G20 coke blunders presentation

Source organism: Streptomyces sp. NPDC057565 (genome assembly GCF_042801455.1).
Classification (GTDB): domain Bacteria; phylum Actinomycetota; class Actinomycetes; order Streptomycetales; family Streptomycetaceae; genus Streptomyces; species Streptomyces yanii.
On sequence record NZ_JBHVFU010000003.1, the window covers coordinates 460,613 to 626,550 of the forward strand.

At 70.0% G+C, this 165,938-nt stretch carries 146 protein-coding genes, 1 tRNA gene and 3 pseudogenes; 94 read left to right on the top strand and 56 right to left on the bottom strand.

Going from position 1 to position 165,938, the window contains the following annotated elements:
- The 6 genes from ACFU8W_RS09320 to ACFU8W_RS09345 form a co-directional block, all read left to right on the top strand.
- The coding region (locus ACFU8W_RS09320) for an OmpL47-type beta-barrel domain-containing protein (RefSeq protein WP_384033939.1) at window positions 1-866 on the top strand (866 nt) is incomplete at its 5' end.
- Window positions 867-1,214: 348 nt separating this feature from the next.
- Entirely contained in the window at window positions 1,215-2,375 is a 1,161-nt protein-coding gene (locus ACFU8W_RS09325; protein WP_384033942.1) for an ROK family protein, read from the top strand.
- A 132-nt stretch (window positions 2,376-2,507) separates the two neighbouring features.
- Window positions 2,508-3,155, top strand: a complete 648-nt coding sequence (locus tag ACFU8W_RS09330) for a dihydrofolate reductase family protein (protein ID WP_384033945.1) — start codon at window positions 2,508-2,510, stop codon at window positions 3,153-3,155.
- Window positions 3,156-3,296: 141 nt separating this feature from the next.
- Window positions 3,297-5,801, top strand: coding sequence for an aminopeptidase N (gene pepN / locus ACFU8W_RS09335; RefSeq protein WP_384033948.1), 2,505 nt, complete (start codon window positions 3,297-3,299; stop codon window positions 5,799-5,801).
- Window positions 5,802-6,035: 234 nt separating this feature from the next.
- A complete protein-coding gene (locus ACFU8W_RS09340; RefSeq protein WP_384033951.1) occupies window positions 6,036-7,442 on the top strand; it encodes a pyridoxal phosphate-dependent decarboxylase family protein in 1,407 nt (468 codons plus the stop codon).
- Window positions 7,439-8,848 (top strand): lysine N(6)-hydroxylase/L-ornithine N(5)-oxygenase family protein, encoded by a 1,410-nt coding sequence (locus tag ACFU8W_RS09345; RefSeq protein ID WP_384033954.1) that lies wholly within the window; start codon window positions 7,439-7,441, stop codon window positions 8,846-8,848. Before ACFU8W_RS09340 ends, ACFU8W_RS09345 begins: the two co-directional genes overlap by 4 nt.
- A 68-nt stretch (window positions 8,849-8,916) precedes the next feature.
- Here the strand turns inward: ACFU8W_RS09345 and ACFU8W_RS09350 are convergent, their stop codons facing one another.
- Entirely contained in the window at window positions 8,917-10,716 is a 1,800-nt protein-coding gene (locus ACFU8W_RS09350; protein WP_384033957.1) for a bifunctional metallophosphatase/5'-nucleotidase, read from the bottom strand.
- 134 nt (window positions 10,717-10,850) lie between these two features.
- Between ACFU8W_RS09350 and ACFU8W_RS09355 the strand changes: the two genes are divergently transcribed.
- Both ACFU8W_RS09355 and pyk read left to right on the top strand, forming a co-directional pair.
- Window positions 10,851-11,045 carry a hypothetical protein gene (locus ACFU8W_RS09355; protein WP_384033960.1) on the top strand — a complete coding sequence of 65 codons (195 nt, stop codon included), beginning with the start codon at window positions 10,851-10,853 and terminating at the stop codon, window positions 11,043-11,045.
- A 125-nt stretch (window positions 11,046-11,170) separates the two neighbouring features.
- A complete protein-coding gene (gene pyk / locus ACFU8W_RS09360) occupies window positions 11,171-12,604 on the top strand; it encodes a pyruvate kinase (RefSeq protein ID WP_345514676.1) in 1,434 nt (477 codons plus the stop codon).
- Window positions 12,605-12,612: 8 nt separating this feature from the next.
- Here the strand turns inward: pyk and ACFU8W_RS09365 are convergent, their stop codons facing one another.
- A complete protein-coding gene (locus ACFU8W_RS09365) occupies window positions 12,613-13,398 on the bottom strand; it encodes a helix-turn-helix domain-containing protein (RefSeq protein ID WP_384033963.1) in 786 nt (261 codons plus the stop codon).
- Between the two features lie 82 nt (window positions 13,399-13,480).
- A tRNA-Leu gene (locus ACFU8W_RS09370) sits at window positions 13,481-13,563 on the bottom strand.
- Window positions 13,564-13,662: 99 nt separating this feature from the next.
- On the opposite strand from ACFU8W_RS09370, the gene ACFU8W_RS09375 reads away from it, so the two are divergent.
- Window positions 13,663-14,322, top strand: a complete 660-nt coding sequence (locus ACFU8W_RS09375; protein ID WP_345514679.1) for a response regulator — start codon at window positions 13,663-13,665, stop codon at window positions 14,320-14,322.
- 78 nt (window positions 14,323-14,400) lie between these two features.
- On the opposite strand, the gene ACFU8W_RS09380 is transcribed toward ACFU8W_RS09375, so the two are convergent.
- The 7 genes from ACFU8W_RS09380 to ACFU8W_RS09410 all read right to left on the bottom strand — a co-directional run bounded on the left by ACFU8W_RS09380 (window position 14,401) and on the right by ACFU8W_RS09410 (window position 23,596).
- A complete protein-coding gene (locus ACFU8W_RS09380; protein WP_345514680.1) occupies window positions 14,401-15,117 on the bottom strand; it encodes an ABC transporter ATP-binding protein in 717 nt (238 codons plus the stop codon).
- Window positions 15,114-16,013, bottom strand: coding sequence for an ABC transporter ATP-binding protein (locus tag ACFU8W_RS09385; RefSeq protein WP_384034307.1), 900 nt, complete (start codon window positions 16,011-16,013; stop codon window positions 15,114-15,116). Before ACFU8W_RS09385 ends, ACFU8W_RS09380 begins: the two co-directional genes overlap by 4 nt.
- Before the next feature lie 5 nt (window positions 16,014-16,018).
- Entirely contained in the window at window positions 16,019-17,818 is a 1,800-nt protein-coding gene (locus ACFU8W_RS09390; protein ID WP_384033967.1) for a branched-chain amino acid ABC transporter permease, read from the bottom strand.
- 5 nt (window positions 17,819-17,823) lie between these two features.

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<p> 1. NO NAME MATRIC NO. 1 AMANDA BERNICE A/K PETER JOHN REMEK EFC140110 2 ARTISHAH BINTI SEHARING EFC140113 3 ERNA BINTI ZAKARIA EFC140120 4 NUR HAFIFAH BT MOHD HALIM EFC140199 5 SITI FAIRUZ BINTI MOHD SAIDI EFC140218 CASE STUDY:STRATEGICBLUNDERS COCA COLA GROUP 20 EPFE 5107 LEADERSHIP &amp; STRATEGIC MANAGEMENT 2. 1886 Original recipe of Coca-Cola was invented by a pharmacist named John Pemberton from Atlanta. The soda fountain was rising in popularity as a social gathering spot led him to create a soft drink that could be sold at soda fountains . Frank Robinson registered Coca-Cola's formula with the patent office, designed the logo with the slogan, "The Pause That Refreshes 1888 Dr. Pemberton died and majority of the interest sold to Atlanta businessman, Asa G. Candler. 3. STRATEGIC BLUNDERS COCA COLA NEW COLA 4. The Coca-Cola Company decided to terminate its most popular soft drink and replace it with a formula it would market as New Coke. The American public's reaction to the change was NEGATIVE and the New Coke was a major marketing failure. Reintroduction of Cokes original formula, re- branded as "Coca-Cola Classic" resulted in a significant gain in sales and saved Cokes sale numbers 1987 1985 5. 1. Reformulation of Coca-Cola by introduced a New Coke failed to take adequate account of psychological aspects of brand loyalty of customer to the original or old Coke. Coca-cola has made serious methodological mistakes in constructing its taste tests of market research. From 200,000 consumers who took the test, only 30,000 or 40,000 actually tasted the new formula &amp; they were not informed what they were tasting a new formula of coke. Therefore most consumers had no idea of their preferences as loyal coke customer are loyal to the taste of old and original coke. They were not clearly advised that their responses might bring to the termination taste of the original and old Coke formula. 6. 2. Coca Colas marketing research also failed to consider consumer-buying patterns. According to a survey done by Pepsi soon after the introduction of new Coke, the Coke loyalists overwhelmingly favoured an unchanged original Coke formula. The Coca-Cola Company focused more on Cokes physical properties than its symbolic character. The company failed to realise that many consumers identified themselves closely with Coca-Cola Company. 7. 3. Coca-Cola Company also made a mistake by failing to note that many U.S. consumers strongly favour continuity and tradition over novelty (Preferred original taste of old coke). According to one well-known breakdown of the American population into consumer types the largest single group consists of those who like stability more than change. For years, Coca-Cola Company had successfully gone after this group by appealing to its members traditional values. Reformulating Coke was like a slap in the face to those for whom Coke represented familiarity and tradition. 8. 4. Coke was outspending Pepsi on advertising ($100 million per year) however Pepsis advertising is more effective. Coca-Cola advertising has historically focused on wholesomeness and nostalgia for childhood. Coca-Cola advertising is often characterized as "family-friendly" and often relies on "cute" characters (e.g., the Coca-Cola polar bear mascot and Santa Claus on Christmas.) Pepsi focus on celebrities choosing Pepsi over Coca- Cola, supporting Pepsi's position as "The Choice of a New Generation. IMPACT OF NEW COKE BLUNDER 9. Coca Cola market share 1980: 24.3% 1984: 21.8% April, 1985 introduction of New Coke PepsiCo recognized Coca Colas mistake and responded with by the They changed my Coke advertisement May, 1985 Pepsi became No.1 Summary of 1985 soft drink market share: New Coke 15% Coke Classic 5.9% Pepsi 18.6%. 1. Coca Cola Sales Dropped 10. Replacement of original coke was too upsetting for consumers Backlash: Angry letters and phone calls (60,000 calls/day) Stockpiling in the black market (USD$30/case) Addicts imported products from outside of USA (Canada &amp; Asia) Protest groups such as the Society for the Preservation of the Real Thing and Old Cola Drinkers of America established 11. July 1985, Old Coke was sold alongside New Coke (after 79 days) and re-named as Classic Coke 1986: New Coke collapsed to 2.3%, Coke Classic surged to 18.9% Pepsi held firm at 18.5%. 1987: Classic Coke became No. 1 soft drink Consumers became even more loyal to the brand after it was temporarily taken away from them. 1990, New Coke re-labelled to Coke II and taken off the shelves 2009, Classic Coke became Coca Cola 12. 4. Coke was outspending Pepsi on advertising ($100 million per year) however Pepsis advertising is more effective. Coca-Cola advertising has historically focused on wholesomeness and nostalgia for childhood. Coca-Cola advertising is often characterized as "family-friendly" and often relies on "cute" characters (e.g., the Coca-Cola polar bear mascot and Santa Claus on Christmas.) Pepsi focus on celebrities choosing Pepsi over Coca- Cola, supporting Pepsi's position as "The Choice of a New Generation. LESSON LEARNED 13. WHAT HAS THE COMPANY LEARNT? 1. Market Research Has To Be Conducted Or Interpreted Correctly Cokes extensive market research was unable to furnish the management with the proper guidance in the reformulation decision. a wrong-question explanation did not make it apparent to the taste-test respondents 2. Marketing Is About Much More Than The Product Itself The blind taste test cannot measure the love the consumers felt for Coke and the originality of Coke could also not be seen 14. 3. Go Back If There Is A Need Coca-Cola executives announced the conclusion to go back to their original recipe less than three months after New Coke's introduction. The company somehow ended up with a more profound bond between the product and the consumers. 4. Implementation Should Not Be In A Haste The Pepsi Challenge test is called "sip tests", means that drinkers were given small samples to try out. The flaw of this test was that sometimes what people say they like in these tests may not actually reflect what they will actually want or buy to sit at home and drink. Coke would have succeeded had it chosen to change the drink's flavor incrementally, without announcing that they were doing so. 15. 1) Have courage to accept your mistake and correct it 2) Customers are loyal for a reason, we need to embrace that reason 3) Research is one of the most critical steps before any decisions are made 4) Branding is actually not an easy task 5) Sometimes it is only best to stay true with who you are WHAT HAVE WE LEARNT? 16. 4. Coke was outspending Pepsi on advertising ($100 million per year) however Pepsis advertising is more effective. Coca-Cola advertising has historically focused on wholesomeness and nostalgia for childhood. Coca-Cola advertising is often characterized as "family-friendly" and often relies on "cute" characters (e.g., the Coca-Cola polar bear mascot and Santa Claus on Christmas.) Pepsi focus on celebrities choosing Pepsi over Coca- Cola, supporting Pepsi's position as "The Choice of a New Generation. RECOMMENDATIONS 17. SWOT Analysis Competitive Analysis Decision Making Marketing Strategy Product Preferences 18. Analyze current situation whether they need to produce a new formula of New Cola as the best decision. By doing SWOT analysis, Coca Cola may know the strength, weaknesses, opportunity and threat of each alternative before considering them while making decision in inventing new formula of New Cola. Coca Cola may conduct an adequate market research especially for the public perception of the original brand of Coca Cola. They also should take into account the symbolic value of coke towards their loyal customers. Coca Cola may run thousand of taste tests of New Coke but do not stop the old Coca Cola recipe. SWOT ANALYSIS DECISION MAKING 19. By doing competitive analysis, Coca Cola may establish a unique product of New Cola and therefore what attributes they may play up in order to attract their target market. Coca Cola may analyze the difference between their old recipe compared with Pepsi-Cola as their rival; analyze their main competitor and examine the factors that cause the major difference of their products before they invent their New Cola. COMPETITIVE ANALYSIS Coca Cola should considered the product preferences and put it into account to ensure the new formula (New Cola) will be successful compare to the previous strategy where the preferences for sweeter products diminish with use and was not taken into account. PRODUCT PREFERENCES 20. While conducting the market research and taste survey for the new formula of Coca Cola, the marketing team should brief all participants about the new product. The Coca Cola team have to tell the participants that by picking one cola, they would lose the other one. MARKETING STRATEGY Coca Cola may apply the 5Ps marketing tool which includes Product, Price, People, Place and Promotion to boost up their sales of New Cola. By producing a creative and an interesting media advert of New Cola compared to the original ads, it may help to attract their customers and boost up the sales. 21. Anne B. Fisher. Cokes Brand Loyalty Lesson, Fortune, August5, 1985 pp.44-46. Article base. (2008, December). Coca-Colas Big Mistake: New Coke 20 Years Later. Retrieved From the Articlebase website: http://www.articlesbase.com/marketing- articles/cocacolas-big-mistake-new-coke-20-years-later-666921.html Cantwell. The Invention of Coca-Cola. Retrieved on December 28, 2014. from http://iml.jou.ufl.edu/projects/spring08/Cantwell/invention.html Conversation Staff (Coca Cola Company). The Real Story of New Coke. Retrieved from http://www.coca-colacompany.com/history/the-real-story-of-new-coke. Retrieved on 29th Dec 2014. Coca-Cola History. World of Coca-Cola. Retrieved on December 28, 2014. from http://www.worldofcoca-cola.com/about-us/coca-cola-history/ Ellie. K. New Coke: A Classic Brand Failure. July 16, 2011. Retrieved on December 30, 2014 from http://www.reading.edu.my/web/FILES/inform/Coke_Case_Study_Workshop_Task_EK.pdf 22. Ellie. K. New Coke: A Classic Brand Failure. July 16, 2011. Retrieved on December 28, 2014 from http://www.reading.edu.my/web/FILES/inform/Coke_Case_Study_Workshop_Tas k_EK.pdf Matt Haig (2003). Brand Failures. London, UK: Kogan Page. Miguelangelherrera. New Coke : A Classic Marketing Research Blunder? .Retrieved on December 28, 2014 from http://miguelangelherrera.com/catedras/administracion- mercadotecnia/newcoke.pdf Miguelangelherrera. New Coke : A Classic Marketing Research Blunder? . Retrieved on December 28, 2014 from http://miguelangelherrera.com/catedras/administracion- mercadotecnia/newcoke.pdf Robert C. Goizueta. The Other Side.Bank Marketing, May 1987, p 66. Robert M. Schindler. (1992, December). The Real Lesson of New Coke: The Value of Focus Groups for Predicting the Effects of Social Influence. Marketing Research, 22-26 23. Ross, M. E. (2005). It seemed like a good idea at the time: New Coke, 20 years later, and other marketing fiascoes. Retrieved from http://www.nbcnews.com/id/7209828/ns/us_news/t/it-seemed-good-idea-time/ on 1 January 2015 Schindler, RM. (1992). The real lesson of New Coke: the value of focus groups for predicting the effects of social influence. Marketing Research, December, 22-27. Slideshare. (2013, August). Marketing failure #1 New coke (Coca Cola). Retrieved From the Slideshare website: http://www.slideshare.net/TapishPanwar/marketing- failure-1-new-coke?related=1 Thomas C. Kinnear &amp; Kenneth L. Bernhardt. Principles of Marketing. 3rd Edtn. Pp.228-229. Wikipedia. (2014, November). New Coke. Retrieved From the Wikipedia website: http://en.wikipedia.org/wiki/New_Coke Williams, L. (1985) The Talk of PepsiCo; At PepsiCo, Victory is Declared. Retrieved from http://www.nytimes.com/1985/05/12/nyregion/the-talk-of-pepsico-at-pepsico- victory-is-declared.html on 30 December 2014 </p>